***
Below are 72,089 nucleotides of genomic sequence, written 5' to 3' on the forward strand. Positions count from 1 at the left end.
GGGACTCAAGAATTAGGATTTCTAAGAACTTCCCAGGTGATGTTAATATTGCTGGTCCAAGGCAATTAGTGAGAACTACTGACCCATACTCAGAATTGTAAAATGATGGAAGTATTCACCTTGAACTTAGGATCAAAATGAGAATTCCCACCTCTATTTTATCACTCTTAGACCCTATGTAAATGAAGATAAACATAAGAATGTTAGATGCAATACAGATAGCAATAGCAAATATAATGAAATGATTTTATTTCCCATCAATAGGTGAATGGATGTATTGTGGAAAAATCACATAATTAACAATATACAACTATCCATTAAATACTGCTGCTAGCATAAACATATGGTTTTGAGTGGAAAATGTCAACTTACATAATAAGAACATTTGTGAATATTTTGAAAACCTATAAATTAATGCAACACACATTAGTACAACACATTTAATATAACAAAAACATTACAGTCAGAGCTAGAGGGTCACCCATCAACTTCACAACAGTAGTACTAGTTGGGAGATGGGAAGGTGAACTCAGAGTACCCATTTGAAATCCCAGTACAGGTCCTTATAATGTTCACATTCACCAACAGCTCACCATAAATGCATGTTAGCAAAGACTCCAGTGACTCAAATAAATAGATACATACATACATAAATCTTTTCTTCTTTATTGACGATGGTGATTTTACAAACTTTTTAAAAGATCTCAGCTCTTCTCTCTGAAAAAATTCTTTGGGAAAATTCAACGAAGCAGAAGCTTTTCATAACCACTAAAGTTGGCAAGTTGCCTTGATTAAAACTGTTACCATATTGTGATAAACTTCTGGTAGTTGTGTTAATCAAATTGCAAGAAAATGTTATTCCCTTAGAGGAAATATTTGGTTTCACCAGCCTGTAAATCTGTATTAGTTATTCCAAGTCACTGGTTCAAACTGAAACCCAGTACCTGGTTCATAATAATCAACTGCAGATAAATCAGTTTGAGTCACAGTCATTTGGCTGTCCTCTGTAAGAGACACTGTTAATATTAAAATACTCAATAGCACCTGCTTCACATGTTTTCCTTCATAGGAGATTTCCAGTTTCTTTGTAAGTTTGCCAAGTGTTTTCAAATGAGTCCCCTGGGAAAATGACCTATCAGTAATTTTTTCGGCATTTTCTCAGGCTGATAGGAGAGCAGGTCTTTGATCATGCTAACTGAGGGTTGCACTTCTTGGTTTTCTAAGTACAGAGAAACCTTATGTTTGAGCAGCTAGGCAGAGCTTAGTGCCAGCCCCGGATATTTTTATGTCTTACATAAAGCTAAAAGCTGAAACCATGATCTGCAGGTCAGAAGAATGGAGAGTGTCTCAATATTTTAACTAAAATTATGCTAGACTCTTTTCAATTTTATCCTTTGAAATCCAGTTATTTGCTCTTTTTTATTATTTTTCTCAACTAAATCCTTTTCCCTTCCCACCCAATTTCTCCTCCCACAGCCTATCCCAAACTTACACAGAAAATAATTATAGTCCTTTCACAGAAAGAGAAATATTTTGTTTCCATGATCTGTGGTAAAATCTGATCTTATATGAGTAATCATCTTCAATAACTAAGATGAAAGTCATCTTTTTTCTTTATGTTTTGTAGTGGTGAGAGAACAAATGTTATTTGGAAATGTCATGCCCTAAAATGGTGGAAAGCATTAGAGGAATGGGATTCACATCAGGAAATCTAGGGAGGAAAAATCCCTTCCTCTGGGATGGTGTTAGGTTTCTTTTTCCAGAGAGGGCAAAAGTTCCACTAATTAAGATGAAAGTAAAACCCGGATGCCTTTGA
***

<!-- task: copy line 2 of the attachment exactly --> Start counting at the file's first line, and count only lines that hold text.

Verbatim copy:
GGGACTCAAGAATTAGGATTTCTAAGAACTTCCCAGGTGATGTTAATATTGCTGGTCCAAGGCAATTAGTGAGAACTACTGACCCATACTCAGAATTGTAAAATGATGGAAGTATTCACCTTGAACTTAGGATCAAAATGAGAATTCCCACCTCTATTTTATCACTCTTAGACCCTATGTAAATGAAGATAAACATAAGAATGTTAGATGCAATACAGATAGCAATAGCAAATATAATGAAATGATTTTATTTCCCATCAATAGGTGAATGGATGTATTGTGGAAAAATCACATAATTAACAATATACAACTATCCATTAAATACTGCTGCTAGCATAAACATATGGTTTTGAGTGGAAAATGTCAACTTACATAATAAGAACATTTGTGAATATTTTGAAAACCTATAAATTAATGCAACACACATTAGTACAACACATTTAATATAACAAAAACATTACAGTCAGAGCTAGAGGGTCACCCATCAACTTCACAACAGTAGTACTAGTTGGGAGATGGGAAGGTGAACTCAGAGTACCCATTTGAAATCCCAGTACAGGTCCTTATAATGTTCACATTCACCAACAGCTCACCATAAATGCATGTTAGCAAAGACTCCAGTGACTCAAATAAATAGATACATACATACATAAATCTTTTCTTCTTTATTGACGATGGTGATTTTACAAACTTTTTAAAAGATCTCAGCTCTTCTCTCTGAAAAAATTCTTTGGGAAAATTCAACGAAGCAGAAGCTTTTCATAACCACTAAAGTTGGCAAGTTGCCTTGATTAAAACTGTTACCATATTGTGATAAACTTCTGGTAGTTGTGTTAATCAAATTGCAAGAAAATGTTATTCCCTTAGAGGAAATATTTGGTTTCACCAGCCTGTAAATCTGTATTAGTTATTCCAAGTCACTGGTTCAAACTGAAACCCAGTACCTGGTTCATAATAATCAACTGCAGATAAATCAGTTTGAGTCACAGTCATTTGGCTGTCCTCTGTAAGAGACACTGTTAATATTAAAATACTCAATAGCACCTGCTTCACATGTTTTCCTTCATAGGAGATTTCCAGTTTCTTTGTAAGTTTGCCAAGTGTTTTCAAATGAGTCCCCTGGGAAAATGACCTATCAGTAATTTTTTCGGCATTTTCTCAGGCTGATAGGAGAGCAGGTCTTTGATCATGCTAACTGAGGGTTGCACTTCTTGGTTTTCTAAGTACAGAGAAACCTTATGTTTGAGCAGCTAGGCAGAGCTTAGTGCCAGCCCCGGATATTTTTATGTCTTACATAAAGCTAAAAGCTGAAACCATGATCTGCAGGTCAGAAGAATGGAGAGTGTCTCAATATTTTAACTAAAATTATGCTAGACTCTTTTCAATTTTATCCTTTGAAATCCAGTTATTTGCTCTTTTTTATTATTTTTCTCAACTAAATCCTTTTCCCTTCCCACCCAATTTCTCCTCCCACAGCCTATCCCAAACTTACACAGAAAATAATTATAGTCCTTTCACAGAAAGAGAAATATTTTGTTTCCATGATCTGTGGTAAAATCTGATCTTATATGAGTAATCATCTTCAATAACTAAGATGAAAGTCATCTTTTTTCTTTATGTTTTGTAGTGGTGAGAGAACAAATGTTATTTGGAAATGTCATGCCCTAAAATGGTGGAAAGCATTAGAGGAATGGGATTCACATCAGGAAATCTAGGGAGGAAAAATCCCTTCCTCTGGGATGGTGTTAGGTTTCTTTTTCCAGAGAGGGCAAAAGTTCCACTAATTAAGATGAAAGTAAAACCCGGATGCCTTTGA